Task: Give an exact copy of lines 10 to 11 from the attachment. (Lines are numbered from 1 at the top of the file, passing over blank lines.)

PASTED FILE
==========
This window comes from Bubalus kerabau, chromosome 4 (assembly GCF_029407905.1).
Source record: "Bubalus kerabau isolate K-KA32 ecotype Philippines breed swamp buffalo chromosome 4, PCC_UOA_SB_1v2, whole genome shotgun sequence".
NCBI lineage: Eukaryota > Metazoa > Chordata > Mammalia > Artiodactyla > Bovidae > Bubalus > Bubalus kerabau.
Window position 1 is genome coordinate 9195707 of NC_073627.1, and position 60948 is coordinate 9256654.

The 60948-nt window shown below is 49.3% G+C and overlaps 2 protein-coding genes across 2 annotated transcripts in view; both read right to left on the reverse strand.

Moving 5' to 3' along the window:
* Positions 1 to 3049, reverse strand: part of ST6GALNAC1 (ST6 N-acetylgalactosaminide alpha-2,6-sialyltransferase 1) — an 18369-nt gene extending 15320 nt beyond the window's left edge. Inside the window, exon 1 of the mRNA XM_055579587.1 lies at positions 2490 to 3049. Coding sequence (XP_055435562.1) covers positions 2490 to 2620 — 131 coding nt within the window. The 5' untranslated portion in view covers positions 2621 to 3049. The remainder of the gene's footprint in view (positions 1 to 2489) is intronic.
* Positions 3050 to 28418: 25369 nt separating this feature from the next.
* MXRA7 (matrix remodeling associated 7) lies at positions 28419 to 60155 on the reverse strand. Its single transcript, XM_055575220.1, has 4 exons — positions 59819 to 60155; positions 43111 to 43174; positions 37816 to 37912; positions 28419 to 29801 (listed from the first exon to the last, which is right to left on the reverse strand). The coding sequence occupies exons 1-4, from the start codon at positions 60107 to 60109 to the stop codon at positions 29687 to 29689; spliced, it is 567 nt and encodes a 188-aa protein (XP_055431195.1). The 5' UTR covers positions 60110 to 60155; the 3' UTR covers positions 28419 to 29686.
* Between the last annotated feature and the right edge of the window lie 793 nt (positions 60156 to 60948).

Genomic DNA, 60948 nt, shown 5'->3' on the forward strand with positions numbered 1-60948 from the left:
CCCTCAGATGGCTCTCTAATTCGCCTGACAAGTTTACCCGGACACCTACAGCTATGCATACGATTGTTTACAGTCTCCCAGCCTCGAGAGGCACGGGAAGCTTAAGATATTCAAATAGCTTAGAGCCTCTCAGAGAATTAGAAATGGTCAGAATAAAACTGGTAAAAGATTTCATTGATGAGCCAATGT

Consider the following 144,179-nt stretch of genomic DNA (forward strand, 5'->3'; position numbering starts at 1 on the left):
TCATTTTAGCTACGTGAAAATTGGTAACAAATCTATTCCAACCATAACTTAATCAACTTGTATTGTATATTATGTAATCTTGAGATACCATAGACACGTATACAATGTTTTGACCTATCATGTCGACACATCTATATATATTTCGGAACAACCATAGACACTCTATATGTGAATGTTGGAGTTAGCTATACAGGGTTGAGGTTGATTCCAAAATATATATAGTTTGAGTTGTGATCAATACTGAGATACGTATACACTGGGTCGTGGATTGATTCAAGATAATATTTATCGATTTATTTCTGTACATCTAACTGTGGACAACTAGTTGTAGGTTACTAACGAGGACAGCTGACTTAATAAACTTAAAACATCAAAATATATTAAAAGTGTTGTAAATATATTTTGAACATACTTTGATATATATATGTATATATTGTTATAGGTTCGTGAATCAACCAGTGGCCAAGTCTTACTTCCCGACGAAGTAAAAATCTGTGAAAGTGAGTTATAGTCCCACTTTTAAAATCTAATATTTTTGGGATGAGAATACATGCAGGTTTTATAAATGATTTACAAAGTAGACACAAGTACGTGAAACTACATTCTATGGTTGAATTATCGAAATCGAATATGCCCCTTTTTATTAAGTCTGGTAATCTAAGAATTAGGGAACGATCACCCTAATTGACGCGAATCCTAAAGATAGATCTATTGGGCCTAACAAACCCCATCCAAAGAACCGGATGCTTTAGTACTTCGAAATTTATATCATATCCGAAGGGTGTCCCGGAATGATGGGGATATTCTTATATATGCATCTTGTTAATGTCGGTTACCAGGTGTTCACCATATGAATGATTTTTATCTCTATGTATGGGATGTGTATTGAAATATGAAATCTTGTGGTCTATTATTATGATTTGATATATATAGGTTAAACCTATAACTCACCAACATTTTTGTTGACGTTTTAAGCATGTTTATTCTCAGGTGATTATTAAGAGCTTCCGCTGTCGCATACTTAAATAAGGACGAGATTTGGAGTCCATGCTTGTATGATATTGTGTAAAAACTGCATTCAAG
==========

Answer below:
* Between the last annotated feature and the right edge of the window lie 793 nt (positions 60156 to 60948).

Genomic DNA, 60948 nt, shown 5'->3' on the forward strand with positions numbered 1-60948 from the left: